WARSAW (AFP-EJP)---The public prosecutor in the city of Krakow has launched a preliminary investigation into the book " Fear " by American historian Jan Gross, in which he accuses the Poles of anti-Semitism and of having pushed after WWII to emigration the Jews who survived the Holocaust.
The prosecutor will examine whether the author is guilty of "public defamation against the Polish nation" which constitutes an offence according to the Polish penal code, Boguslawa Marcinkowska, of the prosecutor’s office, said.
The public prosecutor started the investigation after several informations appeared in the press and after individuals announced their desire to lodge complaints against Gross’s book, whose Polish edition was launched on Friday.
"I regret that my book makes the object of an inestigation. I think that the Polish taxpayers money could be spent in a more reasonable manner," Jan Gross told Polish private television channel TVN.
The Polish penal code foresees up to three years of prison for "whoever attributes to the Polish Nation the participation, the organization or the responsibility of Communist or Nazi crimes."
This paragraph was added to the code in October 2006 by the former conservative and nationalist government of the twin brothers Kaczynski who cultivate a heroic vision of Poland..
Born in Warsaw in 1947, Jan Tomasz Gross emigrated to the United States after Poland’s ruling communist party launched an anti-Semitic campaign in 1968.
A professor at Princeton University in the United States, he already shook Poland in 2001 with his book "Neighbours". In it he revealed that in 1941, during the Nazi occupation, several hundred Jews -- an estimated 340 to 1,600 -- were massacred or burned alive by their Polish neighbours in the small Polish town of Jedwabne.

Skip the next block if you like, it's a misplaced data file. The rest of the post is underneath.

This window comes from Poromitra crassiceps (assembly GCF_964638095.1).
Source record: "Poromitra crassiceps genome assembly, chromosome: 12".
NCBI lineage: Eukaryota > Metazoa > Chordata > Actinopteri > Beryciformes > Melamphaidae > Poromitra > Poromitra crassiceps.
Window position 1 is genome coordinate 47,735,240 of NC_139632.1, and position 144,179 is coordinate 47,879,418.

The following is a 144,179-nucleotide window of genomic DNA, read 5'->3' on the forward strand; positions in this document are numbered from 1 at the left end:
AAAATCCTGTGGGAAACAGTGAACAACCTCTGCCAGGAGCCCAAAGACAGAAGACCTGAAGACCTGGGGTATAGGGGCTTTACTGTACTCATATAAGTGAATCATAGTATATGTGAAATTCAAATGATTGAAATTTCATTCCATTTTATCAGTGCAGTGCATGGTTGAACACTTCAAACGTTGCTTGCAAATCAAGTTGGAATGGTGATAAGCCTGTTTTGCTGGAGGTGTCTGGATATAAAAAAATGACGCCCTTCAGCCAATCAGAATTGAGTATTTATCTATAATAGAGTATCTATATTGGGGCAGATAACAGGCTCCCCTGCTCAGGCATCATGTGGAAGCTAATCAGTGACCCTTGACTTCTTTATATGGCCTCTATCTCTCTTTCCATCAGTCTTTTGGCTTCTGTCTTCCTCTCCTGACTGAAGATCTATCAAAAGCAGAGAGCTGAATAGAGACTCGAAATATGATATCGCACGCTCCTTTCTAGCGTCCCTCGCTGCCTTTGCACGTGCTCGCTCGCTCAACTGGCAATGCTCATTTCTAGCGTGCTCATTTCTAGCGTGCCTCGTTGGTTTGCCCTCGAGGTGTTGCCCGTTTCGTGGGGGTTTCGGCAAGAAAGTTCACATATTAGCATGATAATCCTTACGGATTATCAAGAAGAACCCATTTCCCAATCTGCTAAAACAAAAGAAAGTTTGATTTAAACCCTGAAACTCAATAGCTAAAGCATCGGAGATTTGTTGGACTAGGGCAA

"Neighbours" lead then Polish President Aleksander Kwasniewski to apologise to Jews worldwide for the crime.
It also provoked an unprecedented and broad debate in Poland about the complex relationship before and after World War II between Jewish citizens of Poland and the overwhelmingly Catholic majority.
Published in English in 2006, "Fear" breaks no new historical ground. It focuses on the July 4, 1946 Kielce Pogrom in which 40 survivors of the Holocaust were massacred by the local Polish population after false rumours spread that Jews had killed a Polish boy.
The brutal attack took place just over a year after the end of Nazi occupation of Poland.
In the immediate post-war period, between 600 and 3,000 of the 300,000 Jews who had survived the Holocaust were killed in pogroms or murdered one-by-one, according to Poland’s Institute for National Remembrance (IPN), charged with investigating Nazi and communist-era crimes.
Poland’s image undermined
While Jan Gross takes care to point out that thousands of Poles risked their lives to save Jewish neighbours from the Nazis, the mounting toll of anti-Semitic historic detail in "Fear" undermines Poland’s self-image as the heroic and the principle martyr of the war.
He points to Polish "society’s violently expressed desire to render the country ’Judenrein’" (Jewless).
For Gross, Poland’s communist regime took over where the Nazis left off in the annihilation of three million of the 3.5 million Jews who lived in Poland before the war.
"Poland’s communist rulers fulfilled the dream of Polish nationalists by bringing into existence an ethnically pure state," Gross writes.